New landmark cycle path connecting Gloucester and Cheltenham
The six-mile route will include a footpath for pedestrians and a ‘buffer’ to separate cyclists from road traffic making it safer and more enjoyable. This was a key change made to the design following feedback from residents and industry specialists.
When finished the path will stretch between Arle Court roundabout in west Cheltenham to London Road in Gloucester, via Staverton, Churchdown and Longlevens.
The new cycle path will provide a continuous off road route for cyclists of all ages and abilities, connecting with a new cycle path under construction along the A40 in Benhall and with the London Road cycle lanes completed last year in Kingsholm.
By providing residents of Cheltenham, Churchdown, and Gloucester with a safe cycle link to two railway stations, the University of Gloucestershire (Oxstalls Campus), Gloucestershire Royal Hospital, schools and business parks, cycling will become a convenient, safe and healthy choice for short trips to school, to work and for leisure. It is also a simple thing that we can do regularly to reduce our carbon emissions and tackle climate change.
With some parts of the route in Gloucester currently under design, the total cost of the scheme has yet to be finalised. National Highways is funding all design costs, a significant contribution is being made by Sustrans and Gloucestershire County Council is investing £3million from its budget this year.
The route will be built in sections starting from the M5 overbridge at Staverton to Pheasant Lane, with work due to start on 4 October. Residents have been sent letters informing them of the detail of the work.
This will be followed by the section between Pheasant Lane and Arle Court roundabout, which is planned for spring 2022. The whole route is expected to be completed in 2023.
Consultation took place on the designs for the scheme between Arle Court and Elmbridge earlier this year and following the feedback, significant changes have been made to make sure there is more space between cyclists, pedestrians and traffic.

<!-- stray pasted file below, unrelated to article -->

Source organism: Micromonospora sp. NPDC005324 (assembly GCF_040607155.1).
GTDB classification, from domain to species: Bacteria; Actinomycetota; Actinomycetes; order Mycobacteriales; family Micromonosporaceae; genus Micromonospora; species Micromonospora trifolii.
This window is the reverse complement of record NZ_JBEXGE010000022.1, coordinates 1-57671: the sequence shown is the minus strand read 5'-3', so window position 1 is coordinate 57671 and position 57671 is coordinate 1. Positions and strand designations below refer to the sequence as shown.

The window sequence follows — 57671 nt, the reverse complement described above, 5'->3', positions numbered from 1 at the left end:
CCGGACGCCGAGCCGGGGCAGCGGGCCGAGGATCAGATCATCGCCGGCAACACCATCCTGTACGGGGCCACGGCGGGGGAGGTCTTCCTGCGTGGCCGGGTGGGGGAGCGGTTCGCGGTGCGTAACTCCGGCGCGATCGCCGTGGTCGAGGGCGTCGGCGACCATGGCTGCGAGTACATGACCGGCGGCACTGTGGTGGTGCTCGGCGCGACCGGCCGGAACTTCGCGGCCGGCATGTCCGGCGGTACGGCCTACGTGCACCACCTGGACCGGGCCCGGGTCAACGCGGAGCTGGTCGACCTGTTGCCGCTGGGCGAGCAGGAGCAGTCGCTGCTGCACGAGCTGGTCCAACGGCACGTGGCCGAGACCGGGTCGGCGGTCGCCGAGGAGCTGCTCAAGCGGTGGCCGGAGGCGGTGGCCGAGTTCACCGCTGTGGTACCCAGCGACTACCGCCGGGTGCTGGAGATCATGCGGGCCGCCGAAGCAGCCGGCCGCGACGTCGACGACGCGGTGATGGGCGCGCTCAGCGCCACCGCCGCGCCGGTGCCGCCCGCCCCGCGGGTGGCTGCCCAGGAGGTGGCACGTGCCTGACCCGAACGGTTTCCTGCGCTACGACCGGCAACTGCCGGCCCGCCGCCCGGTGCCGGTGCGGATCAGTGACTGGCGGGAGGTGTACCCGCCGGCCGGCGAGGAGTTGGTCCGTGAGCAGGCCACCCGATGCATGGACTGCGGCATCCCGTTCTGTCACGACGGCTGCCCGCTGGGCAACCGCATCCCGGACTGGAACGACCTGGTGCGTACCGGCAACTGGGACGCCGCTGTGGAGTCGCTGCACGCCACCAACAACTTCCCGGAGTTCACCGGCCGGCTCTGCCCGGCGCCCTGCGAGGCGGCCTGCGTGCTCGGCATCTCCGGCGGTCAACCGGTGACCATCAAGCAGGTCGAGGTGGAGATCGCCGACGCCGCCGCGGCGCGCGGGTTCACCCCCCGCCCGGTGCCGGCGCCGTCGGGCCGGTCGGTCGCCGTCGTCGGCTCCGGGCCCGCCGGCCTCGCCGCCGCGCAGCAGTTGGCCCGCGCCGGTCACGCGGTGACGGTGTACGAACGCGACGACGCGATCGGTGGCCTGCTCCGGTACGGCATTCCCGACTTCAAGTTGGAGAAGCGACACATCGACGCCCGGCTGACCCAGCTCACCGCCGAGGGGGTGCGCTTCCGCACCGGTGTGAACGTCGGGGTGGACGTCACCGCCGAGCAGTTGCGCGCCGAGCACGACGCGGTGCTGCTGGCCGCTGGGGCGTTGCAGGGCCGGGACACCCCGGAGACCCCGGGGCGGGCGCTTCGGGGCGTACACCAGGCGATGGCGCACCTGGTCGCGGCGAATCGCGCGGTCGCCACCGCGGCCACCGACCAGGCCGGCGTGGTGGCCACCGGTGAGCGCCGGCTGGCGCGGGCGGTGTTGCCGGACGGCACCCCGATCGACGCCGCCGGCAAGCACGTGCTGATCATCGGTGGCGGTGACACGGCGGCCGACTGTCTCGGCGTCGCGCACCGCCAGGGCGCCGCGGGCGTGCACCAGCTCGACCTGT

As part of the review, the county council consulted with several leading industry experts, including Sustrans, who have approved the redesign.
The changes made include:
- providing more space for cyclists and pedestrians
- giving cyclists protected space away from traffic on the main road to improve safety
- redesigning side road junctions to create a continuous route where cyclists don’t have to stop frequently
To accommodate these changes and increase safety for everyone, it is being proposed to reduce the speed limit along the route from 50mph to 30mph and consultation will be taking place on this proposal. These changes are also required to ensure that the route meets new national cycle standards, which is a condition of government funding for new cycle schemes.
The 30mph speed limit will be in place during the works to improve the safety of crews working near the road.
Sarah Leeming, Interim Director for South of England at Sustrans, said: “We’re delighted to see work start on the route connecting Gloucester and Cheltenham. This high quality link will enable people of all ages and abilities to walk, wheel, scoot and cycle to work, school or for everyday journeys.
“The Council really have taken on board the views of the public and stakeholders resulting in a better solution for everyone. This new path will provide a real alternative to driving, enabling people to be active, benefiting their health and our environment.”
Cllr David Gray, cabinet member for environment and planning, said: “I’m delighted that work on this fantastic new cycle path is starting soon. We are committed to improving cycling facilities and this will provide a safe route between Gloucester and Cheltenham to enable active travel, while reducing carbon emissions, and take steps towards a Greener Gloucestershire for all.
“I would like to thank everyone who provided feedback to us on the plans – we have redesigned it taking these into consideration. The scheme provides the best possible facilities and a safe and accessible route for everyone.”
For more information on the scheme and the new design improvements that have been made see www.gloucestershire.gov.uk/B4063
Swapping to a lower carbon mode of travel will help us work towards a Greener Gloucestershire by improving air quality. You can sign up to receive the new ‘Greener Gloucestershire’ newsletter, to keep up to date on local activity, as well as to receive hints and tips on how you can reduce carbon emissions and take action to protect the future of our environment. Find out more about the different projects by heading to the website and follow #GreenerGloucestershire on social media.